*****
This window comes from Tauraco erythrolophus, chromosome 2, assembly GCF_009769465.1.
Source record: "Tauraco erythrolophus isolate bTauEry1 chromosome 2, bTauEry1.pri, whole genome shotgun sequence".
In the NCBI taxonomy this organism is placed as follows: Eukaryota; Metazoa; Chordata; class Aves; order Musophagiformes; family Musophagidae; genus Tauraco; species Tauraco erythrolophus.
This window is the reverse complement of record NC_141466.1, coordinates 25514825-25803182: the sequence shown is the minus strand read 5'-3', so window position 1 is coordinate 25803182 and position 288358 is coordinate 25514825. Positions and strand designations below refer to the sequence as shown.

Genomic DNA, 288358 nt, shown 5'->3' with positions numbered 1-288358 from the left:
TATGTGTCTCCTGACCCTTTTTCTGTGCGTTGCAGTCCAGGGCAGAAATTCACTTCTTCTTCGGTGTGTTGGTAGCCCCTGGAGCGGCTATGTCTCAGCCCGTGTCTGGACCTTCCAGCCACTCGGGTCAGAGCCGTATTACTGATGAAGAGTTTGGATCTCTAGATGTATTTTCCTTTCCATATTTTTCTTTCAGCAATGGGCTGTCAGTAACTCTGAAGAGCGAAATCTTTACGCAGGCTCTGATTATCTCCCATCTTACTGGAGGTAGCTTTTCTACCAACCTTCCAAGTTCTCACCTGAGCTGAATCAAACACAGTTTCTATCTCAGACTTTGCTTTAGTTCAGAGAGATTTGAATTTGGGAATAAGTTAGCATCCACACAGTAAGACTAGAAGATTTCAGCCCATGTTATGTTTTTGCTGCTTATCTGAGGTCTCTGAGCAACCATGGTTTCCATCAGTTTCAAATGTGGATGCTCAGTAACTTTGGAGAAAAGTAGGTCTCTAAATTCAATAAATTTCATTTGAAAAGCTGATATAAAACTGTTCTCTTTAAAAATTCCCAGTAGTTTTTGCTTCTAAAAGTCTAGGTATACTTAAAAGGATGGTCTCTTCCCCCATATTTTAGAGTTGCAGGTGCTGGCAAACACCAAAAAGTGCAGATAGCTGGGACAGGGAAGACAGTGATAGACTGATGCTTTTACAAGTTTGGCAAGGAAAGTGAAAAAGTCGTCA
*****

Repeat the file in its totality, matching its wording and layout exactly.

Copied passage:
This window comes from Tauraco erythrolophus, chromosome 2, assembly GCF_009769465.1.
Source record: "Tauraco erythrolophus isolate bTauEry1 chromosome 2, bTauEry1.pri, whole genome shotgun sequence".
In the NCBI taxonomy this organism is placed as follows: Eukaryota; Metazoa; Chordata; class Aves; order Musophagiformes; family Musophagidae; genus Tauraco; species Tauraco erythrolophus.
This window is the reverse complement of record NC_141466.1, coordinates 25514825-25803182: the sequence shown is the minus strand read 5'-3', so window position 1 is coordinate 25803182 and position 288358 is coordinate 25514825. Positions and strand designations below refer to the sequence as shown.

Genomic DNA, 288358 nt, shown 5'->3' with positions numbered 1-288358 from the left:
TATGTGTCTCCTGACCCTTTTTCTGTGCGTTGCAGTCCAGGGCAGAAATTCACTTCTTCTTCGGTGTGTTGGTAGCCCCTGGAGCGGCTATGTCTCAGCCCGTGTCTGGACCTTCCAGCCACTCGGGTCAGAGCCGTATTACTGATGAAGAGTTTGGATCTCTAGATGTATTTTCCTTTCCATATTTTTCTTTCAGCAATGGGCTGTCAGTAACTCTGAAGAGCGAAATCTTTACGCAGGCTCTGATTATCTCCCATCTTACTGGAGGTAGCTTTTCTACCAACCTTCCAAGTTCTCACCTGAGCTGAATCAAACACAGTTTCTATCTCAGACTTTGCTTTAGTTCAGAGAGATTTGAATTTGGGAATAAGTTAGCATCCACACAGTAAGACTAGAAGATTTCAGCCCATGTTATGTTTTTGCTGCTTATCTGAGGTCTCTGAGCAACCATGGTTTCCATCAGTTTCAAATGTGGATGCTCAGTAACTTTGGAGAAAAGTAGGTCTCTAAATTCAATAAATTTCATTTGAAAAGCTGATATAAAACTGTTCTCTTTAAAAATTCCCAGTAGTTTTTGCTTCTAAAAGTCTAGGTATACTTAAAAGGATGGTCTCTTCCCCCATATTTTAGAGTTGCAGGTGCTGGCAAACACCAAAAAGTGCAGATAGCTGGGACAGGGAAGACAGTGATAGACTGATGCTTTTACAAGTTTGGCAAGGAAAGTGAAAAAGTCGTCA